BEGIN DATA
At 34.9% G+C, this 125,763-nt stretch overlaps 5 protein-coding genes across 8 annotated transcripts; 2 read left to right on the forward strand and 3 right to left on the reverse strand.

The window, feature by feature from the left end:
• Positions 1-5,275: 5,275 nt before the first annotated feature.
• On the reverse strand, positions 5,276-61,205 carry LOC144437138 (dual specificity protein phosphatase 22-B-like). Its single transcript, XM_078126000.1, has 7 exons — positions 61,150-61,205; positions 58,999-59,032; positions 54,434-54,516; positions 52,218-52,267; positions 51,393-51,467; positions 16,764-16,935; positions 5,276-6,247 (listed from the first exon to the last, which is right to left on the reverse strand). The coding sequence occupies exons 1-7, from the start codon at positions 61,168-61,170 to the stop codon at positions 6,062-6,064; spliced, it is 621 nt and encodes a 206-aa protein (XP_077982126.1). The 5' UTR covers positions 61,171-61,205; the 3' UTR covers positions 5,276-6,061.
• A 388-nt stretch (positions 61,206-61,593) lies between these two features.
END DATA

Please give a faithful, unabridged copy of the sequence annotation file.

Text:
At 34.9% G+C, this 125,763-nt stretch overlaps 5 protein-coding genes across 8 annotated transcripts; 2 read left to right on the forward strand and 3 right to left on the reverse strand.

The window, feature by feature from the left end:
• Positions 1-5,275: 5,275 nt before the first annotated feature.
• On the reverse strand, positions 5,276-61,205 carry LOC144437138 (dual specificity protein phosphatase 22-B-like). Its single transcript, XM_078126000.1, has 7 exons — positions 61,150-61,205; positions 58,999-59,032; positions 54,434-54,516; positions 52,218-52,267; positions 51,393-51,467; positions 16,764-16,935; positions 5,276-6,247 (listed from the first exon to the last, which is right to left on the reverse strand). The coding sequence occupies exons 1-7, from the start codon at positions 61,168-61,170 to the stop codon at positions 6,062-6,064; spliced, it is 621 nt and encodes a 206-aa protein (XP_077982126.1). The 5' UTR covers positions 61,171-61,205; the 3' UTR covers positions 5,276-6,061.
• A 388-nt stretch (positions 61,206-61,593) lies between these two features.